If you've seen Shark Tank, chances are you watch it like I do. You root for the crazy kooks who plunge everything they have into the gizmos and trinkets to get the deals they seek, but either way you know you'll never see or hear from them ever again. And then it's onto the next kook.
Jamie Siminoff appeared to be one of those kooks when he appeared on Shark Tank pitching his WiFi doorbell idea in 2013.
DoorBot sunk $10,000 into that presentation, but left empty handed. None of the sharks thought his idea was worth a $700,000 investment in exchange for a 10 percent stake in the company. Siminoff cried when he left, afraid the 8-person company operating out of his garage would fail.
"It was horrible," Siminoff wrote on his blog in 2015. "I could not believe that we had done all of that work and were walking away with nothing. Sure I thought if we aired (the episode has a lower chance of airing without a deal) that we would get a little bit of traction, but I did not think it would be enough to make a real difference for us."
But fortune smiled on Siminoff and DoorBot. Though he walked away without a deal, his pitch still made the episode that aired on Nov. 15, 2013. And then the company took off. That episode led to millions of dollars in sales, but it also exposed the company to the types of engineers it needed to expand.
Spurred by that exposure, Siminoff and company kept at it. The company rebranded to Ring and added more products. Virgin billionaire Richard Branson invested in 2015, and on Tuesday Amazon announced it has purchased Ring. The deal is reported to be worth more than $1 billion.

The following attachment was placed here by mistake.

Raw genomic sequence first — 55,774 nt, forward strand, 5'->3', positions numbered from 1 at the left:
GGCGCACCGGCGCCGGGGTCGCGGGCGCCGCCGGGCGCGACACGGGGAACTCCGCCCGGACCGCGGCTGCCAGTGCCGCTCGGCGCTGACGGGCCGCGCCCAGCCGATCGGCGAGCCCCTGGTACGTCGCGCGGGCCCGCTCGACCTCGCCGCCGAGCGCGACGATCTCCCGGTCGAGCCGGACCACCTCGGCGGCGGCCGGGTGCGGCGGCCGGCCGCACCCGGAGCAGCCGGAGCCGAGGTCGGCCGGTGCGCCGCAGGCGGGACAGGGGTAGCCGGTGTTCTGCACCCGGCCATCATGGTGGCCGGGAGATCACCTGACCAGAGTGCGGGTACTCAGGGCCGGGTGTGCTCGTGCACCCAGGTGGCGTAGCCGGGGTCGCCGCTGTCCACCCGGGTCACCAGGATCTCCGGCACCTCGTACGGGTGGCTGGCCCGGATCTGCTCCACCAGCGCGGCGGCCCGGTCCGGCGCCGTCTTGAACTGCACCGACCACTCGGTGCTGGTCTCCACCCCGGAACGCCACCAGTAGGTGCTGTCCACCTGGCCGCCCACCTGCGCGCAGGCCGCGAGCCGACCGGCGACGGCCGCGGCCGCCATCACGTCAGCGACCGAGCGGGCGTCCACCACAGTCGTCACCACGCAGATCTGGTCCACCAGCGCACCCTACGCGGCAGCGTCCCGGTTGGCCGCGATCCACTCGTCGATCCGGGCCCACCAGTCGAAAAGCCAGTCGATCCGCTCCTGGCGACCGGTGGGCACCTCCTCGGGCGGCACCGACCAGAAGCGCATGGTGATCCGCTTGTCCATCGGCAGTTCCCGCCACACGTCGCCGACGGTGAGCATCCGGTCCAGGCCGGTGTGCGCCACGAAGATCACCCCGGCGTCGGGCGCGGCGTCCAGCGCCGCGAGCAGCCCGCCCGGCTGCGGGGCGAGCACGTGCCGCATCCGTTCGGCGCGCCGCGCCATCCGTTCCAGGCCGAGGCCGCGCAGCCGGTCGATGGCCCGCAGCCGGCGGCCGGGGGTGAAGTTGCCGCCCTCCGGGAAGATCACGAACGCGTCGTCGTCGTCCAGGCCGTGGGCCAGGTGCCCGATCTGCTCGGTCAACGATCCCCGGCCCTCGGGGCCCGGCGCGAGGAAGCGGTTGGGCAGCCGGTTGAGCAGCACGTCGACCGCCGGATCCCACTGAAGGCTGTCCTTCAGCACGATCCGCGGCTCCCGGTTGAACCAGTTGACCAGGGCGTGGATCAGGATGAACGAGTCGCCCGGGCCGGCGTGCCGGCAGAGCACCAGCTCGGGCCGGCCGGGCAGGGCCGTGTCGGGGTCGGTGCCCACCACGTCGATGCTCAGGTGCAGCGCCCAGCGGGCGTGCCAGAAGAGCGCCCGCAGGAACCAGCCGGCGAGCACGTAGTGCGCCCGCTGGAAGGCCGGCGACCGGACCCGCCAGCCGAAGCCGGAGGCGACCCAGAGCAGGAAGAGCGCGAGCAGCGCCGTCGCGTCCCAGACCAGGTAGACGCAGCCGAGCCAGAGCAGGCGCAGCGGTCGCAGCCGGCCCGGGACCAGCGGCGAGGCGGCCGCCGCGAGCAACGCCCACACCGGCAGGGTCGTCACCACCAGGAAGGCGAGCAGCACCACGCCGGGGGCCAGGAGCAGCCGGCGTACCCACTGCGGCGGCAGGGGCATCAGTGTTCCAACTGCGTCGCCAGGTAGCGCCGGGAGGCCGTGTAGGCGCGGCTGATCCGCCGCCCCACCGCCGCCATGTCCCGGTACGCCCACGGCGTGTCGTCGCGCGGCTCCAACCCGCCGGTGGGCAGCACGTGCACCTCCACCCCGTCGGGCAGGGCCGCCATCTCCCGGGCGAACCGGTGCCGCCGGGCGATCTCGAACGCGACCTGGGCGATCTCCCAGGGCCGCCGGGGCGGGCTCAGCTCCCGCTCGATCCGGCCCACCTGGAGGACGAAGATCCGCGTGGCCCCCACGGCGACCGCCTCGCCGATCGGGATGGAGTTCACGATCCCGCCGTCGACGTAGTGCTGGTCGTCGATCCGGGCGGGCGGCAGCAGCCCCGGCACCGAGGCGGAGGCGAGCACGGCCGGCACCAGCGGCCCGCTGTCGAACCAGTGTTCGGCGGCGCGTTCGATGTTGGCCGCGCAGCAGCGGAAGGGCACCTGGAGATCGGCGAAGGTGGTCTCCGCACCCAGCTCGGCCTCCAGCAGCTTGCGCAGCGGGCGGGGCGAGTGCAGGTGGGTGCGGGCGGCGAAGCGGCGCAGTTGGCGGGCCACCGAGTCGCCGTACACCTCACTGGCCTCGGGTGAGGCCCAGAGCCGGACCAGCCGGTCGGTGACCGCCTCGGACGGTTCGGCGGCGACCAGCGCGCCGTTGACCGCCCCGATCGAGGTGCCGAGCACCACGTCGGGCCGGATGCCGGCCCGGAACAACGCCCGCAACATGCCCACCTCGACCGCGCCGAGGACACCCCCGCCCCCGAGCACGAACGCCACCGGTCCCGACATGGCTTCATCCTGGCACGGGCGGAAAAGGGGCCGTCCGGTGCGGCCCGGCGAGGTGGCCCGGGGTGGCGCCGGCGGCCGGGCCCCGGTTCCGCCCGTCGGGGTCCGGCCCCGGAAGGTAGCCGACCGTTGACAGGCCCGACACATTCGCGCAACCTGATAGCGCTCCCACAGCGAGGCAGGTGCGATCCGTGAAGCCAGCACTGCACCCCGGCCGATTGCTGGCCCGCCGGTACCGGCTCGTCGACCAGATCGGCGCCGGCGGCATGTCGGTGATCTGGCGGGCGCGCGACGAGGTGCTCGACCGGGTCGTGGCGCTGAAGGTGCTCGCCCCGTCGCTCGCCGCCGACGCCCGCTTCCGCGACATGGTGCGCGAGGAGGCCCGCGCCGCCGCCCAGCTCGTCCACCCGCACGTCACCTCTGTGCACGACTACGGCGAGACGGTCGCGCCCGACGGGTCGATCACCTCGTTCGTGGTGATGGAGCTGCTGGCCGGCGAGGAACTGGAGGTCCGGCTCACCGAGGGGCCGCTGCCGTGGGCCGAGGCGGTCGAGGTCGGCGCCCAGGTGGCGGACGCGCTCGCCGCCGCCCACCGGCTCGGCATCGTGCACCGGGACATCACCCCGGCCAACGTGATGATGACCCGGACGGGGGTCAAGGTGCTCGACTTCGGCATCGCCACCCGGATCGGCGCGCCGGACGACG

I repeat: a product that wasn't worth a $700,000 investment to a panel of four business oracles in 2013 is now worth upwards of $1 billion less than four and a half years later.
But the feel-goodness of this story doesn't end there. In fact, it doesn't start there.
Siminoff is an inventor and entrepreneur by trade, and the WiFi doorbell was far from his first idea. In fact, Siminoff invented the product that would become Ring so that he could be aware if someone was at his front door while he toiled away in his garage, working on his other ideas. A literal billion-dollar idea was right there in front of him, but it took his wife to see the potential in it. Where he just saw a tool to reduce workday annoyances, she saw a revolutionary home security tool.
The story of Ring is one of many coaching points. It's a tale of how a failure can easily turn into a blessing. It's an example of why it's so important to seek out a diverse array of backgrounds and perspectives. But most of all, it's a lesson in perseverance.
"It might be the competitive side of me or something, I'm just not willing to fail," Siminoff told CNBC. "I think the only way to fail is to stop, and so because of that I'm just not willing to stop."